Divorce under any circumstance is tough. If a marriage that involves a child comes to an end, one of the most important subjects the couple must address is the child’s living arrangements going forward. And this is where a parenting plan comes in.
Unfortunately, it is not uncommon for one parent to undermine the terms of the custody order. Sometimes, this can take the form of parental alienation. This happens when one parent intentionally strains and damages the relationship between the child and the other parent.
Understanding the effects of parental alienation
Parental alienation aims to negatively influence the child’s relationship with the other parent. Eventually, this can result in the child hating or undermining the authority of the alienated parent. The child may even refuse to spend time with the other parent, thus, inadvertently causing long-term psychological harm to the child.
Here are some of the signs that might indicate the other parent is alienating you from your child:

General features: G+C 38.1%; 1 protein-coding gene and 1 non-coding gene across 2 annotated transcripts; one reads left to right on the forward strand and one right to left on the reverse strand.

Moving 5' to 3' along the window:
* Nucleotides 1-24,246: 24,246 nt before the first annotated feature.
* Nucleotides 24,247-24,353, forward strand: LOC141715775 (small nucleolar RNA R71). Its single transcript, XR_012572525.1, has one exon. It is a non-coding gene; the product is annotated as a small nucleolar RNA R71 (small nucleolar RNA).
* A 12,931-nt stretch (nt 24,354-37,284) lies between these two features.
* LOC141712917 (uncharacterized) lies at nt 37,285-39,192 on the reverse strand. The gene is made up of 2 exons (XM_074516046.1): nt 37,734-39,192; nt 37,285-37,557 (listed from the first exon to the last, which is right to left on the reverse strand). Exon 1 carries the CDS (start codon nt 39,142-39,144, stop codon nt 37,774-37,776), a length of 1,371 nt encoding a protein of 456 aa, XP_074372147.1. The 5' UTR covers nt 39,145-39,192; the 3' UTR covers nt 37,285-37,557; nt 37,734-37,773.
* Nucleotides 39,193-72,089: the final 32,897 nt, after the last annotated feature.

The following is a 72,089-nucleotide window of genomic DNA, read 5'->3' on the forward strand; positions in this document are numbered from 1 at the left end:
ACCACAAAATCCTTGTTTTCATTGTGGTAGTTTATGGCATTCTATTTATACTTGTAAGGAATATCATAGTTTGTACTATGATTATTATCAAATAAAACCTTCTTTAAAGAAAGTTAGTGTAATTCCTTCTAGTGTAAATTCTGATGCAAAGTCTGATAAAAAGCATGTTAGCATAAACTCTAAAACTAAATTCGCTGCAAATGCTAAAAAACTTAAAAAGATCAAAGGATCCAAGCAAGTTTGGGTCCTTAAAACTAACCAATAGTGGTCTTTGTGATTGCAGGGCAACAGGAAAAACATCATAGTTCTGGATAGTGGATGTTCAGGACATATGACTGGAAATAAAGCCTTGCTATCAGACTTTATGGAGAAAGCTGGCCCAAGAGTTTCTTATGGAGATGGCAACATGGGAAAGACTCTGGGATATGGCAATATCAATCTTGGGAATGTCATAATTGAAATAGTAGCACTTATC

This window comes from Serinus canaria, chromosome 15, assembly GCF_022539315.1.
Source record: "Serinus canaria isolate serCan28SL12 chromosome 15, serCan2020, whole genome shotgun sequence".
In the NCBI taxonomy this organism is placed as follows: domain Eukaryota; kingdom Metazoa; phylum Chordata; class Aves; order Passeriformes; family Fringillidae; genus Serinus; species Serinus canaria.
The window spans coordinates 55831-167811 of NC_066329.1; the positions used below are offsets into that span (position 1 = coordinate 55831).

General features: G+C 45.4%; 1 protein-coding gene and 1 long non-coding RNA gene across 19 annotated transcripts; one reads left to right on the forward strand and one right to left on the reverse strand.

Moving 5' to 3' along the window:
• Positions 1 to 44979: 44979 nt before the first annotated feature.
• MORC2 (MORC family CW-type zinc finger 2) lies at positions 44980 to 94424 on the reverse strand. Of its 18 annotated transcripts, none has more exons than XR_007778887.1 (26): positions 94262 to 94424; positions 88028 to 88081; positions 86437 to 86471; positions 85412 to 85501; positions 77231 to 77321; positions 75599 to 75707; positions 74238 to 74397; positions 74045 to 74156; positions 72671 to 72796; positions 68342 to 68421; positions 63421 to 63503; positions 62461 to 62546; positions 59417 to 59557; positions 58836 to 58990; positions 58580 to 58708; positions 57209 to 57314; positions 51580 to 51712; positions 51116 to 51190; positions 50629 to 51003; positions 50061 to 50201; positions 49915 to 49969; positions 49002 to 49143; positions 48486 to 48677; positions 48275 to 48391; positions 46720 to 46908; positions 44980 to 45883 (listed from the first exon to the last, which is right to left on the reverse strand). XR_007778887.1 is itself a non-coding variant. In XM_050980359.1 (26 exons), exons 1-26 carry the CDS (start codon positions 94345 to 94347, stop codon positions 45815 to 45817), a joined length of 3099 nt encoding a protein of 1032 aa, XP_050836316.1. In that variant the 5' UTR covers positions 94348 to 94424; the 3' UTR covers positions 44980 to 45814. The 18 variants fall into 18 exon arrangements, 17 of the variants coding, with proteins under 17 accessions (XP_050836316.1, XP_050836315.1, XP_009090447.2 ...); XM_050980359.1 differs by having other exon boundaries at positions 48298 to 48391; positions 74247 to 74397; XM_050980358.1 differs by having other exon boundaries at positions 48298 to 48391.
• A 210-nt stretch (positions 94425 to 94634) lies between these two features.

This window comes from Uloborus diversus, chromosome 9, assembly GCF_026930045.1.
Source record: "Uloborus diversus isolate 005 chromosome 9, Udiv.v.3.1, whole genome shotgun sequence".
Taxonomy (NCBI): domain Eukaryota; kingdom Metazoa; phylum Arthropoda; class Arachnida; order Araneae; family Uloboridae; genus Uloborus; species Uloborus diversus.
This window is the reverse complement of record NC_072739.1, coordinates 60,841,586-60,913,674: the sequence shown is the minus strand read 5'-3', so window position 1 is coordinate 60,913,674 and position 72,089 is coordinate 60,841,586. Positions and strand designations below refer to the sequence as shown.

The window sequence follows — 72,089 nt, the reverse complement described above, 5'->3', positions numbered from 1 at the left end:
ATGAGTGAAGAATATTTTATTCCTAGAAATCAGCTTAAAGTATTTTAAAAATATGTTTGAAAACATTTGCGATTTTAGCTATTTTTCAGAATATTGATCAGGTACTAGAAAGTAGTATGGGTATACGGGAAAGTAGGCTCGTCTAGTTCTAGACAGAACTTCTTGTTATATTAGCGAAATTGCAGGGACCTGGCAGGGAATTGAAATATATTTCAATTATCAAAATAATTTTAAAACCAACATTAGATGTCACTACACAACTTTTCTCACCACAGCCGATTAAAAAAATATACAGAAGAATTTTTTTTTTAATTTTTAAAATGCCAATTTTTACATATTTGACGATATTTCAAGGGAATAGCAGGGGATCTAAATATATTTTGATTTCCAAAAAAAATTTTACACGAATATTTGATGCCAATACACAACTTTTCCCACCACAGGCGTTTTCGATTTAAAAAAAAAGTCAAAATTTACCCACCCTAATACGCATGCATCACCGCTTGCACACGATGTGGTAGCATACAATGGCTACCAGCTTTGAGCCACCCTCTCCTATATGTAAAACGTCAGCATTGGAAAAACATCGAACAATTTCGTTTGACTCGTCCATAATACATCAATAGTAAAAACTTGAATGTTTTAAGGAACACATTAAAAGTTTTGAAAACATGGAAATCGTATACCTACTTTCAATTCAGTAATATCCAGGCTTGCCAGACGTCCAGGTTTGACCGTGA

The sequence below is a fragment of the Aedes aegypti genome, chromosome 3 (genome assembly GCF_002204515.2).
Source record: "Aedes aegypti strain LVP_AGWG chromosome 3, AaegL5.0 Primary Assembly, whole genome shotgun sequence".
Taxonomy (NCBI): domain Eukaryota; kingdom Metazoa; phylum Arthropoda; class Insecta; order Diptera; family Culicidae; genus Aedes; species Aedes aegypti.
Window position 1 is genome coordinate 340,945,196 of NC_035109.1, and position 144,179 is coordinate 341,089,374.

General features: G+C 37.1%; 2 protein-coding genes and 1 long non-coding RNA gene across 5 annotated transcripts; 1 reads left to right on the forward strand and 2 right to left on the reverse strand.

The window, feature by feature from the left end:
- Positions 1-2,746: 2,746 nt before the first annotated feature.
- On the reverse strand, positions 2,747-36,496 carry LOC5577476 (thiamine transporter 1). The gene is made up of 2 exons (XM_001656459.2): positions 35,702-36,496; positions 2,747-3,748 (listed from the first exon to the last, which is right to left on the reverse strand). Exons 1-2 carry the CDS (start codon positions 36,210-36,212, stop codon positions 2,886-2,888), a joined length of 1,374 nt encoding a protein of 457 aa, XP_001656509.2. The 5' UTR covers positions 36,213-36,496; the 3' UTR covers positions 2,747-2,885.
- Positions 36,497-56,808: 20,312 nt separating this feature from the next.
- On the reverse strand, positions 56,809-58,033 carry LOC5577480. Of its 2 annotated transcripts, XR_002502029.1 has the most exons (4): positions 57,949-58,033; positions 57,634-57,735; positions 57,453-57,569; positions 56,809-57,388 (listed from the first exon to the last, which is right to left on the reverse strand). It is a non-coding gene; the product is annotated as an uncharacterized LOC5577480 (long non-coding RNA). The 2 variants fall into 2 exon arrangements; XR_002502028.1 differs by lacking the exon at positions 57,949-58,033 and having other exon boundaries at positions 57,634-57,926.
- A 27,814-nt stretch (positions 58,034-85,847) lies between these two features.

- When the child seems to know age-inappropriate details of your divorce, especially if that information taints your character
- When the child is spying on you (gathering dirt about you or eavesdropping on your phone conversations)
- When the child openly blames you for the divorce
- When the other parent is intentionally coming up with activities that conflict with visitation
All these can greatly hurt your parenting rights and ability to establish a healthy relationship with your child.
So, how do you respond to parental alienation?
There is no doubt that parental alienation can be devastating. Fortunately, the law is on your side. If you believe your ex is alienating you from your child, you need to put your evidence together and head to court.